As Tarzan rose upon the physique of his kill to scream forth his hideous victory cry into the face of the moon the wind carried to his nostrils one thing which froze him to statuesque immobility and silence.

    • 1935, Robert E. Howard, chapter IV, in Jewels of Gwahlur:

      They froze on their knees, their faces turned upward with a ghastly blue hue within the sudden glare of a bizarre mild that burst blindingly up close to the lofty roof after which burned with a throbbing glow.

  7. (transitive) To trigger somebody to change into immobile.
    • 1934, Agatha Christie, chapter 4, in Homicide on the Orient Categorical, London: HarperCollins, printed 2017, web page 102:

      Dr Constantine sniggered and Mrs Hubbard instantly froze him with a look.

  8. (figuratively) To lose or trigger to lose heat of feeling; to close out; to ostracize.

    Over time, he froze in the direction of her, and ceased to react to her pleasant advances.

    • 1898, Robert Burns, John George Dow (editor), Picks from the poems of Robert Burns, web page lviii,
      The opposite aspect to this sunny gladness of pure love is his pity for his or her sufferings when their very own mom’s coronary heart appears to freeze in the direction of them.
    • 1968, Ronald Victor Sampson, The Psychology of Energy, web page 134:

      His pals start to freeze in the direction of him, the pillars of society minimize him publicly, his shoppers cool off, huge enterprise offers not come his means, he’s more and more acutely aware of social ostracism and the puzzled misgivings of his spouse.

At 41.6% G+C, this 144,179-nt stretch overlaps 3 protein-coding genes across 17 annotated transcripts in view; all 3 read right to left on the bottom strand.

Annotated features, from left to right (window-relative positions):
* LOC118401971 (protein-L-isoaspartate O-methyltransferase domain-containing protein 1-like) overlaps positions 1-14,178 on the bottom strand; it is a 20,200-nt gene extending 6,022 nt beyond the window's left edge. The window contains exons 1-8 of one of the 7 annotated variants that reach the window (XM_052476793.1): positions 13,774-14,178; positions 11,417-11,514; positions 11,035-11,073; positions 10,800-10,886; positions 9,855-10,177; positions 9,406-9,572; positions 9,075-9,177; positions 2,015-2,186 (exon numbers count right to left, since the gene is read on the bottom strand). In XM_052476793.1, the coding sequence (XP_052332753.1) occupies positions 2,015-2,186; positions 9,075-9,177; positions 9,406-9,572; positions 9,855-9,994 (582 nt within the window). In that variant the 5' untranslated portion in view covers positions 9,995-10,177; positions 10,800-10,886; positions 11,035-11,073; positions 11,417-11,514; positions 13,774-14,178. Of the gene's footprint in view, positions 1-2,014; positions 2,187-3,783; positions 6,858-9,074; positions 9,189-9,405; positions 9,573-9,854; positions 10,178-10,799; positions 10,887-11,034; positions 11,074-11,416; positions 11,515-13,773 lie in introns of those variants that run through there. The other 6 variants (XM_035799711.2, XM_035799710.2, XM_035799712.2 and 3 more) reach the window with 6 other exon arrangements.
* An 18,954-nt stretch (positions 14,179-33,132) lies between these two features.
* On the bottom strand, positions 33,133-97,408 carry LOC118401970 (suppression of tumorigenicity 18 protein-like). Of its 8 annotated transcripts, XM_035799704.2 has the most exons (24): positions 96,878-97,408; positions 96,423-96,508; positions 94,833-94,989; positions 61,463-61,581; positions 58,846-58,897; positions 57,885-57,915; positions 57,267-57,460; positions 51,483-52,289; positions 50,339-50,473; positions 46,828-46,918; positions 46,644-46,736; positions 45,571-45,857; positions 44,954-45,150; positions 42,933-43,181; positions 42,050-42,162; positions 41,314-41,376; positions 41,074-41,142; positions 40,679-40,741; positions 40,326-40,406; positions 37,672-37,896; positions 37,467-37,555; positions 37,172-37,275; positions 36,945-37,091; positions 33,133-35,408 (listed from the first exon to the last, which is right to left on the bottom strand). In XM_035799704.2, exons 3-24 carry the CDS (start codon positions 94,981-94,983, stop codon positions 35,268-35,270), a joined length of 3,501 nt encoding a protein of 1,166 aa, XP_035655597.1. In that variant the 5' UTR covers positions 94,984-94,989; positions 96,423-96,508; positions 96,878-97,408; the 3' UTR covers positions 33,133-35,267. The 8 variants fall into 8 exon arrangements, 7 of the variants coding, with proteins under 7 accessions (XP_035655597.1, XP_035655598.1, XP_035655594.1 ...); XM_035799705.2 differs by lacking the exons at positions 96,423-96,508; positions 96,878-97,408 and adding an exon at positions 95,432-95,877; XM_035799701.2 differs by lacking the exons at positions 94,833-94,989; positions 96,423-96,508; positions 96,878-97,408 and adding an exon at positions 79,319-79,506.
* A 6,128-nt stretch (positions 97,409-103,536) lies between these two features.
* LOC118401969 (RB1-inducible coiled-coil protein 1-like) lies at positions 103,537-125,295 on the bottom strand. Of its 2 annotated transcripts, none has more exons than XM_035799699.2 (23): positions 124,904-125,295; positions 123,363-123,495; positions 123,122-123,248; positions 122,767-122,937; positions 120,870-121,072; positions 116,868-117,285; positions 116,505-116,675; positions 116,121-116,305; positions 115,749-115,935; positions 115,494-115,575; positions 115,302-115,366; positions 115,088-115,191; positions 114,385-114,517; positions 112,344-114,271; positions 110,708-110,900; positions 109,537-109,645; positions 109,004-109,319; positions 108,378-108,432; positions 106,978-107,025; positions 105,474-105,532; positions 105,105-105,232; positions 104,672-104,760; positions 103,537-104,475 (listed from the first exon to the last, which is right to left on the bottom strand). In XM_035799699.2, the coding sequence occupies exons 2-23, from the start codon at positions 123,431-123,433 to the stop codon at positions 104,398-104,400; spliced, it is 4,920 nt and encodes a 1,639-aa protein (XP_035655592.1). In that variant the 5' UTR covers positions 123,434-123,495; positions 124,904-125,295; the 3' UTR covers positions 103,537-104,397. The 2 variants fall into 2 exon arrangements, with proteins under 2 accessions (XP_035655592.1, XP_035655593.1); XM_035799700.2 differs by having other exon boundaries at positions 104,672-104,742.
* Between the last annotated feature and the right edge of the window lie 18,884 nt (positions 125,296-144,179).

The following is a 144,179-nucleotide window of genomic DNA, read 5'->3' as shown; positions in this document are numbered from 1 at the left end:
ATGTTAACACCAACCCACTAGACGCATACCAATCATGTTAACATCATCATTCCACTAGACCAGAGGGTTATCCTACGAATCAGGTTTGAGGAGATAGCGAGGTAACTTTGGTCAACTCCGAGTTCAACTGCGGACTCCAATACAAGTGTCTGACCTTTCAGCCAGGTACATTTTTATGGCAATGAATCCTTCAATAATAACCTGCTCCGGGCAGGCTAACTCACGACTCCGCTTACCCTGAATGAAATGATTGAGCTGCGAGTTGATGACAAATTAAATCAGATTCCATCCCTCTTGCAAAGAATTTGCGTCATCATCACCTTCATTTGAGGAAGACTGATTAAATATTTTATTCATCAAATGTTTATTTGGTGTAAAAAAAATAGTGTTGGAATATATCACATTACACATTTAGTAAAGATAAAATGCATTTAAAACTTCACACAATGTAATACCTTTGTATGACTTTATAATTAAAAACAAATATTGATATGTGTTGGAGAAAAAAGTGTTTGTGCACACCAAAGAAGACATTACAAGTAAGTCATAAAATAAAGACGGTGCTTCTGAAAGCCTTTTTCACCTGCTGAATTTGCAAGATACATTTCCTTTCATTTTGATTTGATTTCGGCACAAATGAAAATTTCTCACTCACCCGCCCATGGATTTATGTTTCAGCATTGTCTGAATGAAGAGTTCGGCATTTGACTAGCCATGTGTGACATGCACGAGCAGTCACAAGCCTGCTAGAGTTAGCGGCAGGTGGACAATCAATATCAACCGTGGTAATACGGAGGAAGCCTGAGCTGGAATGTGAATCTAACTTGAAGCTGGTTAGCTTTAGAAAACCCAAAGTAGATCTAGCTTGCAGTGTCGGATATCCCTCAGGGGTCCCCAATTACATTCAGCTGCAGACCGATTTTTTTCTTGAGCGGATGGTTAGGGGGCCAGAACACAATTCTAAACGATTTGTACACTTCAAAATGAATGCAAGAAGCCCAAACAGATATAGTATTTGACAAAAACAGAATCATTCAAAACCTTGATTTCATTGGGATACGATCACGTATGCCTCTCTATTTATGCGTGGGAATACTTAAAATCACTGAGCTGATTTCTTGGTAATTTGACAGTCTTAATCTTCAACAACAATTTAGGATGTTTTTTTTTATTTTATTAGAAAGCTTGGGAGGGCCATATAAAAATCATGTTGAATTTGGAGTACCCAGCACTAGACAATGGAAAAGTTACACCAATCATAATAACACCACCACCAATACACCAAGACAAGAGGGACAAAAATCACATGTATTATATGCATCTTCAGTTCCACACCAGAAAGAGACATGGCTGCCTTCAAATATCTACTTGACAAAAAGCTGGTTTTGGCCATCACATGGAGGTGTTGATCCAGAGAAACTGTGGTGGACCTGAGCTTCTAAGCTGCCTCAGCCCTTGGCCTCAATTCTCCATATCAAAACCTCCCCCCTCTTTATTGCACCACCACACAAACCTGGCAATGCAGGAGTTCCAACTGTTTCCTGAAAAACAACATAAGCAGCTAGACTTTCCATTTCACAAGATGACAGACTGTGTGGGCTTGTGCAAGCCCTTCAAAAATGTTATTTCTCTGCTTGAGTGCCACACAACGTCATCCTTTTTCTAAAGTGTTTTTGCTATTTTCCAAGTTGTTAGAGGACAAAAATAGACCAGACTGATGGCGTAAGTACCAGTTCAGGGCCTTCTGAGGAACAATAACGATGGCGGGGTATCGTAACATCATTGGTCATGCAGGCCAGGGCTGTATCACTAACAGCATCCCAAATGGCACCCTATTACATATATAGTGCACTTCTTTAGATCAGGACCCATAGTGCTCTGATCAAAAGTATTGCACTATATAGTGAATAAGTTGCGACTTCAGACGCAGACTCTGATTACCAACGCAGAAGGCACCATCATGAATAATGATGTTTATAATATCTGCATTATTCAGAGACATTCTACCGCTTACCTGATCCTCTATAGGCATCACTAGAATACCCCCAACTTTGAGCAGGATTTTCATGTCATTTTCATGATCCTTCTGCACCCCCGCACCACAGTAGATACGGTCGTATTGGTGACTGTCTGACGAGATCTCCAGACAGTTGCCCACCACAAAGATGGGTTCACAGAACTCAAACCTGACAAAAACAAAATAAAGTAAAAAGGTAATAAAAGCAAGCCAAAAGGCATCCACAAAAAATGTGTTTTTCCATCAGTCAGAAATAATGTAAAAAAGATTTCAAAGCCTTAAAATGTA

• 1988, Edward Holland Spicer, Kathleen M. Sands, Rosamond B. Spicer, Individuals of Pascua, web page 37,
      In the event you cheat them, they do not say something however after that they freeze in the direction of you.
  9. To trigger lack of animation or life in, from lack of warmth; to provide the feeling of chilly to; to relax.
    • c. 1591–1595, William Shakespeare, “The Tragedie of Romeo and Ivliet”, in Mr. William Shakespeares Comedies, Histories, & Tragedies: Printed In response to the True Originall Copies (First Folio), London: [] Isaac Iaggard, and Ed[ward] Blount, printed 1623, OCLC 606515358, [Act IV, scene iii]:

      A faint, chilly worry runs via my veins,
      That nearly freezes up the warmth of life.

  10. (transitive) To forestall the motion or liquidation of an individual’s monetary property

    The courtroom froze the prison’s checking account.

  11. Of costs, spending and many others., to maintain on the identical stage, with none improve.